Supreme Court Makes It Easier To Seek A Religious Accommodation

Credit: First Liberty

Daily Caller News Foundation logo
Font Size:

The Supreme Court unanimously ruled in Groff v. DeJoy that employers must show granting a religious accommodation would result in “substantial increased costs” before denying one to an employee.

Gerald Groff, a former postal worker, sued the U.S. Postal Service (USPS) in 2019 after it failed to accommodate his request for Sundays off, a religious accommodation he argued was required under Title VII of the Civil Rights Act of 1964 and the Equal Employment Opportunity Act of 1972.

On Thursday, the Supreme Court rejected the standard set out in a 1977 ruling, Trans World Airlines, Inc. v. Hardison, which limited protections under Title VII, finding that religious accommodations do not need to be made when the employer will bear more than a trivial, or “de minimis,” burden.

“Having clarified the Title VII undue-hardship standard, we think it appropriate to leave the context specific application of that clarified standard to the lower courts in the first instance,” Justice Samuel Alito wrote in the majority opinion.

“I am grateful to have had my case heard by the U.S. Supreme Court and that they have decided to uphold religious liberty,” Groff said in a statement. “I hope this decision allows others to be able to maintain their convictions without living in fear of losing their jobs because of what they believe.” (RELATED: ‘God-Given Natural Right’: Catholic Nonprofit Asks Supreme Court To Protect Religious Freedoms In The Workplace)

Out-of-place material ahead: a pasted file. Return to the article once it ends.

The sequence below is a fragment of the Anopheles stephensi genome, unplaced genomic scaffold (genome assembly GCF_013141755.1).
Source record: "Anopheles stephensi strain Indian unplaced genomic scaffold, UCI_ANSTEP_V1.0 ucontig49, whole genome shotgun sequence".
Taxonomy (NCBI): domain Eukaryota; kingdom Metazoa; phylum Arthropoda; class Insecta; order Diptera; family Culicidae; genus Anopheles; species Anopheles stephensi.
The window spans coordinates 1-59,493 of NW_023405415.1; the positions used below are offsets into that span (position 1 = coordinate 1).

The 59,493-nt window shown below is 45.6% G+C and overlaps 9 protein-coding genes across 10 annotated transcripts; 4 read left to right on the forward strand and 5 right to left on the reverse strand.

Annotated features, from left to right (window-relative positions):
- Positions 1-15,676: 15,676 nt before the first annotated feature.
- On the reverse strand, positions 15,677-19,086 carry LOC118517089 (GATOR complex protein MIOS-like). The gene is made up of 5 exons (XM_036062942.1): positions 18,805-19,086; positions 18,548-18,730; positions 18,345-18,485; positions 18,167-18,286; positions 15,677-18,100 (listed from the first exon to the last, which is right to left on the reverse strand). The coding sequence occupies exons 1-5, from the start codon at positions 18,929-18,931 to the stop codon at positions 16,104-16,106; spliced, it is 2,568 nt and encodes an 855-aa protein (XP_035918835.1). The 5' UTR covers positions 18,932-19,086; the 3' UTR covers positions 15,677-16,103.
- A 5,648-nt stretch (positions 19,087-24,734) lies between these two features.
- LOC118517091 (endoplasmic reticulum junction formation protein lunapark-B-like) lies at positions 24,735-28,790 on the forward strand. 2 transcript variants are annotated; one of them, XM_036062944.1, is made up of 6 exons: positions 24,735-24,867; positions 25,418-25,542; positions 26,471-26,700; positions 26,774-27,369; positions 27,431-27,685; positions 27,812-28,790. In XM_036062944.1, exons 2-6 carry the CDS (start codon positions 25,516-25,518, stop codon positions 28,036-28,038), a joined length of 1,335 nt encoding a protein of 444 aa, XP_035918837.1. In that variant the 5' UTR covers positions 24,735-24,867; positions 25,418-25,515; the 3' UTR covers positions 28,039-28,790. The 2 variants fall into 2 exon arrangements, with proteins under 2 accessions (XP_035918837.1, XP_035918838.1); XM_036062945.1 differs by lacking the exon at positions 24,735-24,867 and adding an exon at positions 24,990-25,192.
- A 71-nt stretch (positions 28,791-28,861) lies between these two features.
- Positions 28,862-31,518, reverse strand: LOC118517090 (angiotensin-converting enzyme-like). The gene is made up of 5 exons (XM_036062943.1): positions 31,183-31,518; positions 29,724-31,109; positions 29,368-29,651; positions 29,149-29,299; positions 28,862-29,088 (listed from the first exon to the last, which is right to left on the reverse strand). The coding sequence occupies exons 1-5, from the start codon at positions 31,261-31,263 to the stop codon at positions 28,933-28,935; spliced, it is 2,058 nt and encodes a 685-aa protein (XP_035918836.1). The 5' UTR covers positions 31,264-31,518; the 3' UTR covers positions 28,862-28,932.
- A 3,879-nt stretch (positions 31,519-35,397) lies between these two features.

WASHINGTON, DC – JUNE 26: The U.S. Supreme Court building is seen on June 26, 2023 in Washington, DC. Today marks the 8th anniversary of the Supreme Court’s ruling in the Obergefell v. Hodges case that guaranteed the right to marriage for same-sex couples. (Photo by Anna Moneymaker/Getty Images)

During oral arguments, Groff’s attorney argued that the standard set in Hardison goes against the clear text of the statute, which only exempts employers from making accommodations when it imposes an “undue hardship.”

Kelly Shackelford, CEO and Chief Counsel for First Liberty, called the decision a “landmark victory” for every American.

“No American should be forced to choose between their faith and their job,” Shackelford said in a statement. “The Court’s decision today restores religious freedom to every American in the workplace. This decision will positively help millions and millions of Americans – those who work now and their children and grandchildren.”

This is a breaking news story and will be updated.

All content created by the Daily Caller News Foundation, an independent and nonpartisan newswire service, is available without charge to any legitimate news publisher that can provide a large audience. All republished articles must include our logo, our reporter’s byline and their DCNF affiliation. For any questions about our guidelines or partnering with us, please contact